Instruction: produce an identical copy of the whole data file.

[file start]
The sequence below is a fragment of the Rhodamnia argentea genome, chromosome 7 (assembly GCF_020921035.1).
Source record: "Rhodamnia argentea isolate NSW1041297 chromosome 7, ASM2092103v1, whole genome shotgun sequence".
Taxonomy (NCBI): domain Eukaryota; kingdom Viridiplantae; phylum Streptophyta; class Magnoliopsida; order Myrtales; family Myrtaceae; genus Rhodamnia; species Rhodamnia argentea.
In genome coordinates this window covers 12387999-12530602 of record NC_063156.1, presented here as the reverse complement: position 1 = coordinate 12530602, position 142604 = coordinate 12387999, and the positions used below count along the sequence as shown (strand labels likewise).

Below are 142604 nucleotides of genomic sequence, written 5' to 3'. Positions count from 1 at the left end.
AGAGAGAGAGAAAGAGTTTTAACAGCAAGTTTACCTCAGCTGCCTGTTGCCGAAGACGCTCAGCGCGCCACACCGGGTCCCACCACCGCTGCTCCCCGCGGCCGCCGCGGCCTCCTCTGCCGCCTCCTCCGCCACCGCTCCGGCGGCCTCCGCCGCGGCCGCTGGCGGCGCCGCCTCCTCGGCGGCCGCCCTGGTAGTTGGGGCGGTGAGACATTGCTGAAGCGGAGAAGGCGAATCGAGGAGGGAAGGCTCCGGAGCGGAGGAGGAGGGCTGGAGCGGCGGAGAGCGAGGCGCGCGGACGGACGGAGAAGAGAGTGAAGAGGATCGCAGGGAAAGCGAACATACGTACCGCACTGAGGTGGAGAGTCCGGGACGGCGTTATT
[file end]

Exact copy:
The sequence below is a fragment of the Rhodamnia argentea genome, chromosome 7 (assembly GCF_020921035.1).
Source record: "Rhodamnia argentea isolate NSW1041297 chromosome 7, ASM2092103v1, whole genome shotgun sequence".
Taxonomy (NCBI): domain Eukaryota; kingdom Viridiplantae; phylum Streptophyta; class Magnoliopsida; order Myrtales; family Myrtaceae; genus Rhodamnia; species Rhodamnia argentea.
In genome coordinates this window covers 12387999-12530602 of record NC_063156.1, presented here as the reverse complement: position 1 = coordinate 12530602, position 142604 = coordinate 12387999, and the positions used below count along the sequence as shown (strand labels likewise).

Below are 142604 nucleotides of genomic sequence, written 5' to 3'. Positions count from 1 at the left end.
AGAGAGAGAGAAAGAGTTTTAACAGCAAGTTTACCTCAGCTGCCTGTTGCCGAAGACGCTCAGCGCGCCACACCGGGTCCCACCACCGCTGCTCCCCGCGGCCGCCGCGGCCTCCTCTGCCGCCTCCTCCGCCACCGCTCCGGCGGCCTCCGCCGCGGCCGCTGGCGGCGCCGCCTCCTCGGCGGCCGCCCTGGTAGTTGGGGCGGTGAGACATTGCTGAAGCGGAGAAGGCGAATCGAGGAGGGAAGGCTCCGGAGCGGAGGAGGAGGGCTGGAGCGGCGGAGAGCGAGGCGCGCGGACGGACGGAGAAGAGAGTGAAGAGGATCGCAGGGAAAGCGAACATACGTACCGCACTGAGGTGGAGAGTCCGGGACGGCGTTATT